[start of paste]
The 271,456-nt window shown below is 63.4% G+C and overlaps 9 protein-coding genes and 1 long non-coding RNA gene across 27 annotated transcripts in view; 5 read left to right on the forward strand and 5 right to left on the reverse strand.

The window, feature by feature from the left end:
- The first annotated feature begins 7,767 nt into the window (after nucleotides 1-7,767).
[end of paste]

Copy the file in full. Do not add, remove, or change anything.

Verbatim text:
The 271,456-nt window shown below is 63.4% G+C and overlaps 9 protein-coding genes and 1 long non-coding RNA gene across 27 annotated transcripts in view; 5 read left to right on the forward strand and 5 right to left on the reverse strand.

The window, feature by feature from the left end:
- The first annotated feature begins 7,767 nt into the window (after nucleotides 1-7,767).